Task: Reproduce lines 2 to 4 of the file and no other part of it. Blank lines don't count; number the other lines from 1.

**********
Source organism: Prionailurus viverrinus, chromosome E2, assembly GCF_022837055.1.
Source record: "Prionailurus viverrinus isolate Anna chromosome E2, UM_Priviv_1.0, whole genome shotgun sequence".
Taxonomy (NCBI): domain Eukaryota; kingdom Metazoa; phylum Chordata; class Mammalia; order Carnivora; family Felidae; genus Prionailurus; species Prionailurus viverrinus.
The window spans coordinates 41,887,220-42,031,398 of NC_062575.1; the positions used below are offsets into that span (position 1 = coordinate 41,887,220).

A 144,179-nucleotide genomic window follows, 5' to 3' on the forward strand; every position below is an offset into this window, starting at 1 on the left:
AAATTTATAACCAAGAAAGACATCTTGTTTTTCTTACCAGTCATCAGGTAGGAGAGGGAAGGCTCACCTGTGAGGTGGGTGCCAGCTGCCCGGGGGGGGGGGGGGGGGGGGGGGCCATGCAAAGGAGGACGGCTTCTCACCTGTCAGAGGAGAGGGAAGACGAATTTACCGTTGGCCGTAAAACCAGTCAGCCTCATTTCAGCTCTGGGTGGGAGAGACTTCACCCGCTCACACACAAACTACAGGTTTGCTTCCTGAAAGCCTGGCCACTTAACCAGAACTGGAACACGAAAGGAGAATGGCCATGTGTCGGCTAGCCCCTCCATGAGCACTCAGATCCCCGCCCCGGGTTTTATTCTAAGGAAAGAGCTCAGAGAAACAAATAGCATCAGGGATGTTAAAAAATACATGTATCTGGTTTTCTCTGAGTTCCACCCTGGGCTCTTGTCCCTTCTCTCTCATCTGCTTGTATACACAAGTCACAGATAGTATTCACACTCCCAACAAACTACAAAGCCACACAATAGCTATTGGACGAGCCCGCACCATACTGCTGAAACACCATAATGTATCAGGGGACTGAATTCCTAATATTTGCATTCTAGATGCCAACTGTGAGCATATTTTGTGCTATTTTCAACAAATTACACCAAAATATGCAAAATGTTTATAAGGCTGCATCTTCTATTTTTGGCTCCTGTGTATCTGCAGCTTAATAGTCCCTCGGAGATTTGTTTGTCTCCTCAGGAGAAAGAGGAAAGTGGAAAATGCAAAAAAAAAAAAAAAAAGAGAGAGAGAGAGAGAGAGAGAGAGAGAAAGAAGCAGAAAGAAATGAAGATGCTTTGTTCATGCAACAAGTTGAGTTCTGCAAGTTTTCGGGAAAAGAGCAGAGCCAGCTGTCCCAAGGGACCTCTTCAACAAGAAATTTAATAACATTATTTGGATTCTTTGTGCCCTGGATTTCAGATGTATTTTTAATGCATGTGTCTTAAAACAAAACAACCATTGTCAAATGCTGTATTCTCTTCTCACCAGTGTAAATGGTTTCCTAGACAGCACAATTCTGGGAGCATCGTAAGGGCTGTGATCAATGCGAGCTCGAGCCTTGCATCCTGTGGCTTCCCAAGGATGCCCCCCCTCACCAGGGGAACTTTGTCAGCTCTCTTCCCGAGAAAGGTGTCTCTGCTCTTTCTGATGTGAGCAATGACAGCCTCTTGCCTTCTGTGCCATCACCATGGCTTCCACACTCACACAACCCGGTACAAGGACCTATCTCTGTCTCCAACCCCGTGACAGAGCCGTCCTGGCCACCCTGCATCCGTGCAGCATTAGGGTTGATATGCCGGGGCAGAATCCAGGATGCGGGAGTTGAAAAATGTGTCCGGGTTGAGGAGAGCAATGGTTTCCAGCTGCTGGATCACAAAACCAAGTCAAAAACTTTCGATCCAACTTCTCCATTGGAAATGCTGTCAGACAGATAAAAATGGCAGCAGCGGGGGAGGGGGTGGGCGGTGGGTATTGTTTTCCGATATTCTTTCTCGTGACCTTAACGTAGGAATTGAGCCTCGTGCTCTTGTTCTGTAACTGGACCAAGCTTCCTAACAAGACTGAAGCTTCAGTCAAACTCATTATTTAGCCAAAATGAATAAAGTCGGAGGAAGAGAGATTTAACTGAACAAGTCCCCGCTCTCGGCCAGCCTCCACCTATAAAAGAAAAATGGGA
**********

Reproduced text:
Source record: "Prionailurus viverrinus isolate Anna chromosome E2, UM_Priviv_1.0, whole genome shotgun sequence".
Taxonomy (NCBI): domain Eukaryota; kingdom Metazoa; phylum Chordata; class Mammalia; order Carnivora; family Felidae; genus Prionailurus; species Prionailurus viverrinus.
The window spans coordinates 41,887,220-42,031,398 of NC_062575.1; the positions used below are offsets into that span (position 1 = coordinate 41,887,220).